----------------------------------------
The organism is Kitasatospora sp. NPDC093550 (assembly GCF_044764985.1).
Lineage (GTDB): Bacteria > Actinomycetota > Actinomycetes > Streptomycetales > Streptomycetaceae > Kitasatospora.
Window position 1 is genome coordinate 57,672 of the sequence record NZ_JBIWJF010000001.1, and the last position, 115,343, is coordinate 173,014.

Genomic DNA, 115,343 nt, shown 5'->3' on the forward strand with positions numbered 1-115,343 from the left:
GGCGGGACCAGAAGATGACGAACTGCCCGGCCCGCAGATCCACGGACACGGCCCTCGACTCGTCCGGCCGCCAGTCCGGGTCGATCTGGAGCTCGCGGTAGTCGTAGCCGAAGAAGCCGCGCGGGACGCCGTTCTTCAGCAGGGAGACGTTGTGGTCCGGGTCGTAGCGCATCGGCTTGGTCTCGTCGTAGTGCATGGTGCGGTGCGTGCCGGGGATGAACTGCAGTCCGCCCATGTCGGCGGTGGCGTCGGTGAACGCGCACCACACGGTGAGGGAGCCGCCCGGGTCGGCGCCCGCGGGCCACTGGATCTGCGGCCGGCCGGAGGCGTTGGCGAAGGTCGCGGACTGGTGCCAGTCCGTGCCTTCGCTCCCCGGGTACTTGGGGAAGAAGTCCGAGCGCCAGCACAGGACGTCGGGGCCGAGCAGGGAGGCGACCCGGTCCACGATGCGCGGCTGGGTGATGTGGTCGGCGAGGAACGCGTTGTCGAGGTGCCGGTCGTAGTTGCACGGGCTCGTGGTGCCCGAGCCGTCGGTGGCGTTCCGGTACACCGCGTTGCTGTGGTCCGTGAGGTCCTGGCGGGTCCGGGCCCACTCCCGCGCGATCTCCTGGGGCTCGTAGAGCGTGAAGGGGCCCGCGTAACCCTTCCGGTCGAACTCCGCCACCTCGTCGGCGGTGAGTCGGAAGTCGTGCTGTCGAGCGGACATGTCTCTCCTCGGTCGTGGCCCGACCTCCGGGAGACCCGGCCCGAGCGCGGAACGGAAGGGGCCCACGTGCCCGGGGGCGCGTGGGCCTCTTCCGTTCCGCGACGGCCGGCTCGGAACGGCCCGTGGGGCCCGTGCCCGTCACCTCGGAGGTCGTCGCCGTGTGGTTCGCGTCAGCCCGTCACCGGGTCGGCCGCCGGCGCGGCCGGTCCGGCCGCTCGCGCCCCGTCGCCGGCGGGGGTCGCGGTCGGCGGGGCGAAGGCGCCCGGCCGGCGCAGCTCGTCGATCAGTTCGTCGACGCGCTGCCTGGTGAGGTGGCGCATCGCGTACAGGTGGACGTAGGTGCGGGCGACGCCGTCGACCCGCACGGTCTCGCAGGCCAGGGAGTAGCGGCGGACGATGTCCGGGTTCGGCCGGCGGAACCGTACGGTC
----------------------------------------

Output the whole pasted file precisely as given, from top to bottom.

The organism is Kitasatospora sp. NPDC093550 (assembly GCF_044764985.1).
Lineage (GTDB): Bacteria > Actinomycetota > Actinomycetes > Streptomycetales > Streptomycetaceae > Kitasatospora.
Window position 1 is genome coordinate 57,672 of the sequence record NZ_JBIWJF010000001.1, and the last position, 115,343, is coordinate 173,014.

Genomic DNA, 115,343 nt, shown 5'->3' on the forward strand with positions numbered 1-115,343 from the left:
GGCGGGACCAGAAGATGACGAACTGCCCGGCCCGCAGATCCACGGACACGGCCCTCGACTCGTCCGGCCGCCAGTCCGGGTCGATCTGGAGCTCGCGGTAGTCGTAGCCGAAGAAGCCGCGCGGGACGCCGTTCTTCAGCAGGGAGACGTTGTGGTCCGGGTCGTAGCGCATCGGCTTGGTCTCGTCGTAGTGCATGGTGCGGTGCGTGCCGGGGATGAACTGCAGTCCGCCCATGTCGGCGGTGGCGTCGGTGAACGCGCACCACACGGTGAGGGAGCCGCCCGGGTCGGCGCCCGCGGGCCACTGGATCTGCGGCCGGCCGGAGGCGTTGGCGAAGGTCGCGGACTGGTGCCAGTCCGTGCCTTCGCTCCCCGGGTACTTGGGGAAGAAGTCCGAGCGCCAGCACAGGACGTCGGGGCCGAGCAGGGAGGCGACCCGGTCCACGATGCGCGGCTGGGTGATGTGGTCGGCGAGGAACGCGTTGTCGAGGTGCCGGTCGTAGTTGCACGGGCTCGTGGTGCCCGAGCCGTCGGTGGCGTTCCGGTACACCGCGTTGCTGTGGTCCGTGAGGTCCTGGCGGGTCCGGGCCCACTCCCGCGCGATCTCCTGGGGCTCGTAGAGCGTGAAGGGGCCCGCGTAACCCTTCCGGTCGAACTCCGCCACCTCGTCGGCGGTGAGTCGGAAGTCGTGCTGTCGAGCGGACATGTCTCTCCTCGGTCGTGGCCCGACCTCCGGGAGACCCGGCCCGAGCGCGGAACGGAAGGGGCCCACGTGCCCGGGGGCGCGTGGGCCTCTTCCGTTCCGCGACGGCCGGCTCGGAACGGCCCGTGGGGCCCGTGCCCGTCACCTCGGAGGTCGTCGCCGTGTGGTTCGCGTCAGCCCGTCACCGGGTCGGCCGCCGGCGCGGCCGGTCCGGCCGCTCGCGCCCCGTCGCCGGCGGGGGTCGCGGTCGGCGGGGCGAAGGCGCCCGGCCGGCGCAGCTCGTCGATCAGTTCGTCGACGCGCTGCCTGGTGAGGTGGCGCATCGCGTACAGGTGGACGTAGGTGCGGGCGACGCCGTCGACCCGCACGGTCTCGCAGGCCAGGGAGTAGCGGCGGACGATGTCCGGGTTCGGCCGGCGGAACCGTACGGTC